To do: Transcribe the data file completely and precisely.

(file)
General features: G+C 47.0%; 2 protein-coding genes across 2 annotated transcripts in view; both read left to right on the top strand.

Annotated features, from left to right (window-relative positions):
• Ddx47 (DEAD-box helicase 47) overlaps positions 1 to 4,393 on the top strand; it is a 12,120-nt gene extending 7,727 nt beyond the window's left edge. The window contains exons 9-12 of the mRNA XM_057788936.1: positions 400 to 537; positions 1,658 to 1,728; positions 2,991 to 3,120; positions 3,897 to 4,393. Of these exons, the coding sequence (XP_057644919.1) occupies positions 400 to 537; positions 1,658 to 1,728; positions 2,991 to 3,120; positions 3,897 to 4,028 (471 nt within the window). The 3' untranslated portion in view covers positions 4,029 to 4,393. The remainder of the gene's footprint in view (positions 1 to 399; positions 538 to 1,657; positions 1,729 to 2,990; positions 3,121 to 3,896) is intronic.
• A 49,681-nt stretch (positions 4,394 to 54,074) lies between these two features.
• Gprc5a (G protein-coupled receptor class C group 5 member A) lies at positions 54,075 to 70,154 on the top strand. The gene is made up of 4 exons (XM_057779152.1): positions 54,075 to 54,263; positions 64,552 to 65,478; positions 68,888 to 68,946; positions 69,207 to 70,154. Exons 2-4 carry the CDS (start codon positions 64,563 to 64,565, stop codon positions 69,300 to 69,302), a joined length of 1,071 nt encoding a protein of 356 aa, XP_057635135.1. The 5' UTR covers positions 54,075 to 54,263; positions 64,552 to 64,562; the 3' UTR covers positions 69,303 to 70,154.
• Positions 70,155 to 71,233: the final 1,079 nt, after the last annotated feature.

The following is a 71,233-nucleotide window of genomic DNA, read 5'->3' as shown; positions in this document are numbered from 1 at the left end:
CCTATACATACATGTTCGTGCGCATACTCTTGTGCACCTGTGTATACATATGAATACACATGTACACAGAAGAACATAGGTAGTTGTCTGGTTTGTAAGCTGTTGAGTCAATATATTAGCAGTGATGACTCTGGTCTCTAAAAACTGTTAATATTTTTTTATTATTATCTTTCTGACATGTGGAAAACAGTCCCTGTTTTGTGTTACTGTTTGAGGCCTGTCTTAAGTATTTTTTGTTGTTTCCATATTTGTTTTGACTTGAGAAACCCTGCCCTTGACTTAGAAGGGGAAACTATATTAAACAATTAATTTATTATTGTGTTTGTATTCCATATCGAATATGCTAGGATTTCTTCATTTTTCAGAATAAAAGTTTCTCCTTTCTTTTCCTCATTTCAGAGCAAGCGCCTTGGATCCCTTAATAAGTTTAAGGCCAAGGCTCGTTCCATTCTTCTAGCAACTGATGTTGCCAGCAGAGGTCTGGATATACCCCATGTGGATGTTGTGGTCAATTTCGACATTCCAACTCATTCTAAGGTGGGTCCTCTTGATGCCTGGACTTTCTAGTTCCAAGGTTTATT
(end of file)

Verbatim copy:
General features: G+C 47.0%; 2 protein-coding genes across 2 annotated transcripts in view; both read left to right on the top strand.

Annotated features, from left to right (window-relative positions):
• Ddx47 (DEAD-box helicase 47) overlaps positions 1 to 4,393 on the top strand; it is a 12,120-nt gene extending 7,727 nt beyond the window's left edge. The window contains exons 9-12 of the mRNA XM_057788936.1: positions 400 to 537; positions 1,658 to 1,728; positions 2,991 to 3,120; positions 3,897 to 4,393. Of these exons, the coding sequence (XP_057644919.1) occupies positions 400 to 537; positions 1,658 to 1,728; positions 2,991 to 3,120; positions 3,897 to 4,028 (471 nt within the window). The 3' untranslated portion in view covers positions 4,029 to 4,393. The remainder of the gene's footprint in view (positions 1 to 399; positions 538 to 1,657; positions 1,729 to 2,990; positions 3,121 to 3,896) is intronic.
• A 49,681-nt stretch (positions 4,394 to 54,074) lies between these two features.
• Gprc5a (G protein-coupled receptor class C group 5 member A) lies at positions 54,075 to 70,154 on the top strand. The gene is made up of 4 exons (XM_057779152.1): positions 54,075 to 54,263; positions 64,552 to 65,478; positions 68,888 to 68,946; positions 69,207 to 70,154. Exons 2-4 carry the CDS (start codon positions 64,563 to 64,565, stop codon positions 69,300 to 69,302), a joined length of 1,071 nt encoding a protein of 356 aa, XP_057635135.1. The 5' UTR covers positions 54,075 to 54,263; positions 64,552 to 64,562; the 3' UTR covers positions 69,303 to 70,154.
• Positions 70,155 to 71,233: the final 1,079 nt, after the last annotated feature.

The following is a 71,233-nucleotide window of genomic DNA, read 5'->3' as shown; positions in this document are numbered from 1 at the left end:
CCTATACATACATGTTCGTGCGCATACTCTTGTGCACCTGTGTATACATATGAATACACATGTACACAGAAGAACATAGGTAGTTGTCTGGTTTGTAAGCTGTTGAGTCAATATATTAGCAGTGATGACTCTGGTCTCTAAAAACTGTTAATATTTTTTTATTATTATCTTTCTGACATGTGGAAAACAGTCCCTGTTTTGTGTTACTGTTTGAGGCCTGTCTTAAGTATTTTTTGTTGTTTCCATATTTGTTTTGACTTGAGAAACCCTGCCCTTGACTTAGAAGGGGAAACTATATTAAACAATTAATTTATTATTGTGTTTGTATTCCATATCGAATATGCTAGGATTTCTTCATTTTTCAGAATAAAAGTTTCTCCTTTCTTTTCCTCATTTCAGAGCAAGCGCCTTGGATCCCTTAATAAGTTTAAGGCCAAGGCTCGTTCCATTCTTCTAGCAACTGATGTTGCCAGCAGAGGTCTGGATATACCCCATGTGGATGTTGTGGTCAATTTCGACATTCCAACTCATTCTAAGGTGGGTCCTCTTGATGCCTGGACTTTCTAGTTCCAAGGTTTATT